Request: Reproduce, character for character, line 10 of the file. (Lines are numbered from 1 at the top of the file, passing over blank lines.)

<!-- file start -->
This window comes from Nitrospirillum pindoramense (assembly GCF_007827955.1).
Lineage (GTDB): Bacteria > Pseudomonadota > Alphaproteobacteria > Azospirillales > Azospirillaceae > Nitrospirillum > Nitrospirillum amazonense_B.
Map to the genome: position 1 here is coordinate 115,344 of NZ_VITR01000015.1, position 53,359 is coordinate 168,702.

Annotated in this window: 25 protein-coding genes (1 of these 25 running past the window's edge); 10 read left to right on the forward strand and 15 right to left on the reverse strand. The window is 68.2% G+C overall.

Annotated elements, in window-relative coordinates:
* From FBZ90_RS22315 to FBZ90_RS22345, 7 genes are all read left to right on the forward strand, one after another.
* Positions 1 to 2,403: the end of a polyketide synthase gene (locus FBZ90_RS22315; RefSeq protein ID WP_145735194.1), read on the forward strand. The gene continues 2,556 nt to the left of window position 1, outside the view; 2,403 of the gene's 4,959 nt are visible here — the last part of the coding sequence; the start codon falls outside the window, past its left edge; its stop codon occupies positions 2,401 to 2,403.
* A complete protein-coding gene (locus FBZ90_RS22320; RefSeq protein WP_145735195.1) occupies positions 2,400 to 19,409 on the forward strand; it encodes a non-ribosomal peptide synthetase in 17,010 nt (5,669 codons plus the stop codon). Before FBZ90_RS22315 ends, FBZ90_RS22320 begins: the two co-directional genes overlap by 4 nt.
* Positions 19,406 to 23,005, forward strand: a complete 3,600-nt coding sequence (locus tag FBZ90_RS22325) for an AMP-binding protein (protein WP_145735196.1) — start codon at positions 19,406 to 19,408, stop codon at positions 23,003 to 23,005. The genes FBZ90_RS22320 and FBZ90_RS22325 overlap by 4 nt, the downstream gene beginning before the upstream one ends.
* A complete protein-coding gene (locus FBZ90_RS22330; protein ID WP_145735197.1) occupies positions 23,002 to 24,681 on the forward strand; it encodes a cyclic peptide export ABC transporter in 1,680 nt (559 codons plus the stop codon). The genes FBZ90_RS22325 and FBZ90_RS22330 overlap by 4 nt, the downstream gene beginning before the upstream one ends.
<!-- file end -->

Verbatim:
* A complete protein-coding gene (locus FBZ90_RS22330; protein ID WP_145735197.1) occupies positions 23,002 to 24,681 on the forward strand; it encodes a cyclic peptide export ABC transporter in 1,680 nt (559 codons plus the stop codon). The genes FBZ90_RS22325 and FBZ90_RS22330 overlap by 4 nt, the downstream gene beginning before the upstream one ends.